In order to study the performance of the device as a flow sensor, the test cell 20 containing the SAW device 10 was connected to a source of dry nitrogen gas. The cell was placed in series with a conventional mass-flow meter (Linde, Model FM 4584). Flow of gas cools the SAW device thereby increasing oscillator frequency. Measurements of oscillator frequency versus gas flow rate were carried out for various values of heater input current. FIG. 4 shows a plot of change in oscillator frequency versus gas flow rate for a heater current of 31 mA. This current corresponds to heater input power, PH, of approximately 83 mW. The frequency shift is greater than 142 kHz for variation in flow rate from 0 to 1,000 cm3 /min. The horizontal axis of FIG. 4 also shows the average gas flow velocity, vf. For the channel dimensions of 10 mm ×1.2 mm used in this device, it varies from 0 to 1.389 m/s for volume flow rate variation from 0 to 1,000 cm3 /min. The flow rate was cycled several times over the range of 0 to 1,000 cm3 /min. The variation of frequency versus flow rate was repeatable to within ±4 kHz.
The smallest change in flow that can be detected is limited by the short-term stability of the SAW oscillator. SAW delay line oscillators with short-term stabilities better than 1 part in 109 are known. As a conservative FIGURE, if one assumes short-term stability of 1 part in 107, it means that fractional frequency changes down to 1 part in 107 can be resolved. FIG. 4 shows that the average value of Δ f/f for 1 cm3 /min. change in flow rate is 1.93×10-6. Thus, the present device can resolve changes in flow rate of nearly 0.05 cm3 /min. This corresponds to a resolution of 5×10-5 of the full scale reading. To obtain the same resolution, a sensor with analog output will have to use an A-to-D converter with greater than 14 bits of resolution.
The response of the sensor to a step change in flow is shown in FIG. 5. Here the flow rate was varied in nearly step fashion from 0 to 200 cm3 /min. The response is well represented by a time constant, τ, of approximately 17 s. τ can be calculated from the equation τ=mC/Geff. Using ρ= 4.64×103 kg/m3, C=645 J/kg°K, and Geff =Go =1.492 mW/° C., we get τ=20 s, indicating fair agreement between measured and calculated values.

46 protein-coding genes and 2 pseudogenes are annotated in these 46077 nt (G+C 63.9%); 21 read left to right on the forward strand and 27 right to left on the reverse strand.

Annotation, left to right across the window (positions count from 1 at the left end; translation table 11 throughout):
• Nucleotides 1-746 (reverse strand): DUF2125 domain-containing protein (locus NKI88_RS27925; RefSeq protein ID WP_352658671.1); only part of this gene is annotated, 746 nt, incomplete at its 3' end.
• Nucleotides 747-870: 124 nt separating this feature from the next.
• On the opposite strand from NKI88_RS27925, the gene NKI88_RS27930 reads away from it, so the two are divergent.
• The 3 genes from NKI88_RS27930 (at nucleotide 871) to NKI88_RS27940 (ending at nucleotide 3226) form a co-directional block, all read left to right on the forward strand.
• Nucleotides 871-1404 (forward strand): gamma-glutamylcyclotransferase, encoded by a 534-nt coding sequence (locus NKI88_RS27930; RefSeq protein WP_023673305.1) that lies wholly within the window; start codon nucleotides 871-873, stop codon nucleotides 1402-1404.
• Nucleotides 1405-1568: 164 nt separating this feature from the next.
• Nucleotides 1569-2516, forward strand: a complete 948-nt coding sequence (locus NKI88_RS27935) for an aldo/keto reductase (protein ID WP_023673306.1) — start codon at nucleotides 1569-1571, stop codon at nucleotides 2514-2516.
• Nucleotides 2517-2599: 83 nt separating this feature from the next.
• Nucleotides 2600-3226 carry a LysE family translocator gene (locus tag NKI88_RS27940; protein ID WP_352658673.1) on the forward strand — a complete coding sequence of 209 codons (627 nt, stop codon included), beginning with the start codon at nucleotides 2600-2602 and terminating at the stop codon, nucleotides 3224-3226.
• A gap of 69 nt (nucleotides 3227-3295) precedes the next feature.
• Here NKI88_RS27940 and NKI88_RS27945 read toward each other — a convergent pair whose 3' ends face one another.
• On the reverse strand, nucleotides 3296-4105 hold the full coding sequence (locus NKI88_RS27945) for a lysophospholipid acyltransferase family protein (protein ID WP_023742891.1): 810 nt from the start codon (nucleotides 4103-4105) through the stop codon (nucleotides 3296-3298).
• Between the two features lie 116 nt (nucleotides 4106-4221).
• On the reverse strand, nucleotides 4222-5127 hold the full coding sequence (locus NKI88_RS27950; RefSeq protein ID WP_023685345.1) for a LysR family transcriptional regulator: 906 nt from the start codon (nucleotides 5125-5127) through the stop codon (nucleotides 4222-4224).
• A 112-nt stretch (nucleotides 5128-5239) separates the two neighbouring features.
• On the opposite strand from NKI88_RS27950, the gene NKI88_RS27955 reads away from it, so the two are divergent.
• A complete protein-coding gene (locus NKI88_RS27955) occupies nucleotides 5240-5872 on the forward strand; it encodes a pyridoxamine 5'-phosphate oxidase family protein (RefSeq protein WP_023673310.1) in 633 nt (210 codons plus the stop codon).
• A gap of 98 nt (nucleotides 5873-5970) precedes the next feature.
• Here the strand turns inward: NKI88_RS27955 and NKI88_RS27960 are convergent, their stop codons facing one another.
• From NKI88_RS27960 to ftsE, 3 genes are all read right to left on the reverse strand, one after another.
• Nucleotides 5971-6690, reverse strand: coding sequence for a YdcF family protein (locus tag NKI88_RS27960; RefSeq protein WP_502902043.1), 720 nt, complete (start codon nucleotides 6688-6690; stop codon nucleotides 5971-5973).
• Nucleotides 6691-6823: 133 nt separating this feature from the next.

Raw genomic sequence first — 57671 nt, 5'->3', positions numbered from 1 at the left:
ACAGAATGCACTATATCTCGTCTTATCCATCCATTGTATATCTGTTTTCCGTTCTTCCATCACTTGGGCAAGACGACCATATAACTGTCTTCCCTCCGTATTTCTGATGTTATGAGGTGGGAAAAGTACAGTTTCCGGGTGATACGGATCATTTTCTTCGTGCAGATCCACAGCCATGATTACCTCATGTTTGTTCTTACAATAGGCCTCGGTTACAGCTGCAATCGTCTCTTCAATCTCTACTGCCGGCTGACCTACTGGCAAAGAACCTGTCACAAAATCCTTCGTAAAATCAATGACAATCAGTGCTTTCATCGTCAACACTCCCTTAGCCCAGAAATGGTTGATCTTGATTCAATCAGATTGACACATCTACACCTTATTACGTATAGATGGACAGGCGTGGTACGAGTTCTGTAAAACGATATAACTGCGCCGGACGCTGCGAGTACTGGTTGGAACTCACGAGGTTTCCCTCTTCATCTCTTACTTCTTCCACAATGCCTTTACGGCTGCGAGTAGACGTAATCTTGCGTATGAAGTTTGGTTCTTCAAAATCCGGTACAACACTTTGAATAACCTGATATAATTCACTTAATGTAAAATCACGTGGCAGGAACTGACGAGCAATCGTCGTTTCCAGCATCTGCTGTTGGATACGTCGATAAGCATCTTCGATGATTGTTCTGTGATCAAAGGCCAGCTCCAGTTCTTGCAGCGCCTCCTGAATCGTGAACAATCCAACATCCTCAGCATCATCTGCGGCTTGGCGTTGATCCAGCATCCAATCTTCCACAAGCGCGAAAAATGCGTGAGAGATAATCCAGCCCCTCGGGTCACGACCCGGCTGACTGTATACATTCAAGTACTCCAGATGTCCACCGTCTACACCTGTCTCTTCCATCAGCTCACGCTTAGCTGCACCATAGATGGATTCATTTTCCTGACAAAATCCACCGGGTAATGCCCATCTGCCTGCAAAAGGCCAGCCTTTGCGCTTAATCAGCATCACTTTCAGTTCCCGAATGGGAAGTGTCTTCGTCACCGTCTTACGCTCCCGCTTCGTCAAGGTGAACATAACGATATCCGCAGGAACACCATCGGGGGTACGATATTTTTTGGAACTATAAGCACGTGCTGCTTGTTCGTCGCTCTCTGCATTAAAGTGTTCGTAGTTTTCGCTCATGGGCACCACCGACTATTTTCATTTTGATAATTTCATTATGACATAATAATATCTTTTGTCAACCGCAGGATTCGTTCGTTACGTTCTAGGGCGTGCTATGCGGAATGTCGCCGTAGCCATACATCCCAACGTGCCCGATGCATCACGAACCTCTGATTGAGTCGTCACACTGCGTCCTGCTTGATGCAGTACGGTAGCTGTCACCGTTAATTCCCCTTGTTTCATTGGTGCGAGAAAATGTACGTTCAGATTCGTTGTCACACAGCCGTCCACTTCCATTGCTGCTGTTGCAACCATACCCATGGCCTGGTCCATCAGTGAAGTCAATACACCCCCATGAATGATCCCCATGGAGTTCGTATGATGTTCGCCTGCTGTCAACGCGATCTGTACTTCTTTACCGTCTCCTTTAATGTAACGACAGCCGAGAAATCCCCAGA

The flow sensor described here is essentially a SAW oscillator whose frequency is modulated by fluid flow. Attractive features of this sensor are the following: (1) it has high sensitivity and wide dynamic range. Comparison with existing solid-state flow sensors shows that the SAW flow sensor will potentially have higher sensitivity and wider dynamic range than state-of-the-art devices available today; (2) since frequencies can be measured precisely, the device has high accuracy; (3) it provides a direct digital output which can be conveniently interfaced with microprocessors and microcomputers, and (4) the device can be mass produced using the well established integrated circuit fabrication technology.
Device geometries that can be used to improve sensor performance are shown in FIGS. 6 through 9. The device used in Example 1 has the drawback that the region occupied by the transducers 13 and 14 is not directly heated. This can be overcome by using the arrangement shown in FIGS. 6(a) and 6(b). In this case the heater consists of a rectangular strip 34 of a suitable resistive material which is used to heat the entire delay line 35. A thin film 36 of a suitable insulating material is interposed between the delay line 35 on substrate 39 and the heater 34 to prevent electrical shorting of the IDT's 37 and 38. Candidate materials for the insulating layer 36 are SiO, SiO2, polymide, etc., while the heater 34 could be made from nichrome, titanium, platinum-iridium alloy, etc. The TCF of this device will depend not only on the substrate material but also on the materials and thicknesses of the insulating layer and heater 34. Proper choice of material and thickness combination can give a TCF value appreciably greater than that of the substrate. As noted before, a higher TCF will give higher sensitivity.